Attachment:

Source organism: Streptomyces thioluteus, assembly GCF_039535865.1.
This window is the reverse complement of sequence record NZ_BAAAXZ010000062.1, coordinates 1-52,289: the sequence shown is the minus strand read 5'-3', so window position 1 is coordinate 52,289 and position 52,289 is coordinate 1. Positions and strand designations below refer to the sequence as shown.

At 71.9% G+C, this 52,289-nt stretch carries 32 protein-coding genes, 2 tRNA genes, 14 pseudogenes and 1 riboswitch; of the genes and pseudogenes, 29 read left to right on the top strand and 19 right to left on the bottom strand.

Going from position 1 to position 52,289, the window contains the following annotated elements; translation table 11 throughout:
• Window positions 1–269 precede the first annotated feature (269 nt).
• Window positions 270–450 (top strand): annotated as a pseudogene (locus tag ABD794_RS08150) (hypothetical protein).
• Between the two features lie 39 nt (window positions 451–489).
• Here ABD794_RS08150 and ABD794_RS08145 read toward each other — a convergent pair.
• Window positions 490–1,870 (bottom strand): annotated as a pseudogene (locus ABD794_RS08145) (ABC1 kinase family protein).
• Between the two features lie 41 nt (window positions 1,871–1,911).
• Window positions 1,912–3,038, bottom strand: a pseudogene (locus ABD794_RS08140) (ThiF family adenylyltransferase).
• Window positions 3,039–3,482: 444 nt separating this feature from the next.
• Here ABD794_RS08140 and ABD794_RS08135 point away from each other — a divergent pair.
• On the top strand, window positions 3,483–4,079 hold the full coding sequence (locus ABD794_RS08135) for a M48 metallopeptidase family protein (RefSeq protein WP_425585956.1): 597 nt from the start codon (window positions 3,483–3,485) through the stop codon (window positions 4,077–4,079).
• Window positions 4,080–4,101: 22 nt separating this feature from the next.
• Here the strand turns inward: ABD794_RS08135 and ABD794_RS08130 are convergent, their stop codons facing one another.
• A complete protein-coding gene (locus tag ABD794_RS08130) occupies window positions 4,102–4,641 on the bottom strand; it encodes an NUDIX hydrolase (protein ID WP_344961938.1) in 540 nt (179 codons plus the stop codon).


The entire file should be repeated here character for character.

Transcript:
Source organism: Streptomyces thioluteus, assembly GCF_039535865.1.
This window is the reverse complement of sequence record NZ_BAAAXZ010000062.1, coordinates 1-52,289: the sequence shown is the minus strand read 5'-3', so window position 1 is coordinate 52,289 and position 52,289 is coordinate 1. Positions and strand designations below refer to the sequence as shown.

At 71.9% G+C, this 52,289-nt stretch carries 32 protein-coding genes, 2 tRNA genes, 14 pseudogenes and 1 riboswitch; of the genes and pseudogenes, 29 read left to right on the top strand and 19 right to left on the bottom strand.

Going from position 1 to position 52,289, the window contains the following annotated elements; translation table 11 throughout:
• Window positions 1–269 precede the first annotated feature (269 nt).
• Window positions 270–450 (top strand): annotated as a pseudogene (locus tag ABD794_RS08150) (hypothetical protein).
• Between the two features lie 39 nt (window positions 451–489).
• Here ABD794_RS08150 and ABD794_RS08145 read toward each other — a convergent pair.
• Window positions 490–1,870 (bottom strand): annotated as a pseudogene (locus ABD794_RS08145) (ABC1 kinase family protein).
• Between the two features lie 41 nt (window positions 1,871–1,911).
• Window positions 1,912–3,038, bottom strand: a pseudogene (locus ABD794_RS08140) (ThiF family adenylyltransferase).
• Window positions 3,039–3,482: 444 nt separating this feature from the next.
• Here ABD794_RS08140 and ABD794_RS08135 point away from each other — a divergent pair.
• On the top strand, window positions 3,483–4,079 hold the full coding sequence (locus ABD794_RS08135) for a M48 metallopeptidase family protein (RefSeq protein WP_425585956.1): 597 nt from the start codon (window positions 3,483–3,485) through the stop codon (window positions 4,077–4,079).
• Window positions 4,080–4,101: 22 nt separating this feature from the next.
• Here the strand turns inward: ABD794_RS08135 and ABD794_RS08130 are convergent, their stop codons facing one another.
• A complete protein-coding gene (locus tag ABD794_RS08130) occupies window positions 4,102–4,641 on the bottom strand; it encodes an NUDIX hydrolase (protein ID WP_344961938.1) in 540 nt (179 codons plus the stop codon).